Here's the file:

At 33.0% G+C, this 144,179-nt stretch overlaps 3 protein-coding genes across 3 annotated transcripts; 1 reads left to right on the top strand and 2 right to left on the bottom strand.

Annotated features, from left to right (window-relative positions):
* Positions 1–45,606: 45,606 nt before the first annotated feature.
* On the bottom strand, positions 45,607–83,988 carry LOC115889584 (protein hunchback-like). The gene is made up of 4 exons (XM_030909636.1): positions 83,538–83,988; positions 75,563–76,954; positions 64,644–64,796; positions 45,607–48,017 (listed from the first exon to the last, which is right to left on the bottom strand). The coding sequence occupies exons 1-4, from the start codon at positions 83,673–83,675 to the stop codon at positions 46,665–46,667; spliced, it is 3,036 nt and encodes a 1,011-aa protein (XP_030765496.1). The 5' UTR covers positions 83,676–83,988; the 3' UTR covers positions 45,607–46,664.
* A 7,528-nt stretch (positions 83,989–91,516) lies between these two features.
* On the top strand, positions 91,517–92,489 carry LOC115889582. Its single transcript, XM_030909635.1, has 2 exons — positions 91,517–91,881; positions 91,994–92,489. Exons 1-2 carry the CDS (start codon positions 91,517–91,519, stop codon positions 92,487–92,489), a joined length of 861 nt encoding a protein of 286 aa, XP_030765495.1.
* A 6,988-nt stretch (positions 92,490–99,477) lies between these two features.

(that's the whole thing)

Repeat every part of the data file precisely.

At 33.0% G+C, this 144,179-nt stretch overlaps 3 protein-coding genes across 3 annotated transcripts; 1 reads left to right on the top strand and 2 right to left on the bottom strand.

Annotated features, from left to right (window-relative positions):
* Positions 1–45,606: 45,606 nt before the first annotated feature.
* On the bottom strand, positions 45,607–83,988 carry LOC115889584 (protein hunchback-like). The gene is made up of 4 exons (XM_030909636.1): positions 83,538–83,988; positions 75,563–76,954; positions 64,644–64,796; positions 45,607–48,017 (listed from the first exon to the last, which is right to left on the bottom strand). The coding sequence occupies exons 1-4, from the start codon at positions 83,673–83,675 to the stop codon at positions 46,665–46,667; spliced, it is 3,036 nt and encodes a 1,011-aa protein (XP_030765496.1). The 5' UTR covers positions 83,676–83,988; the 3' UTR covers positions 45,607–46,664.
* A 7,528-nt stretch (positions 83,989–91,516) lies between these two features.
* On the top strand, positions 91,517–92,489 carry LOC115889582. Its single transcript, XM_030909635.1, has 2 exons — positions 91,517–91,881; positions 91,994–92,489. Exons 1-2 carry the CDS (start codon positions 91,517–91,519, stop codon positions 92,487–92,489), a joined length of 861 nt encoding a protein of 286 aa, XP_030765495.1.
* A 6,988-nt stretch (positions 92,490–99,477) lies between these two features.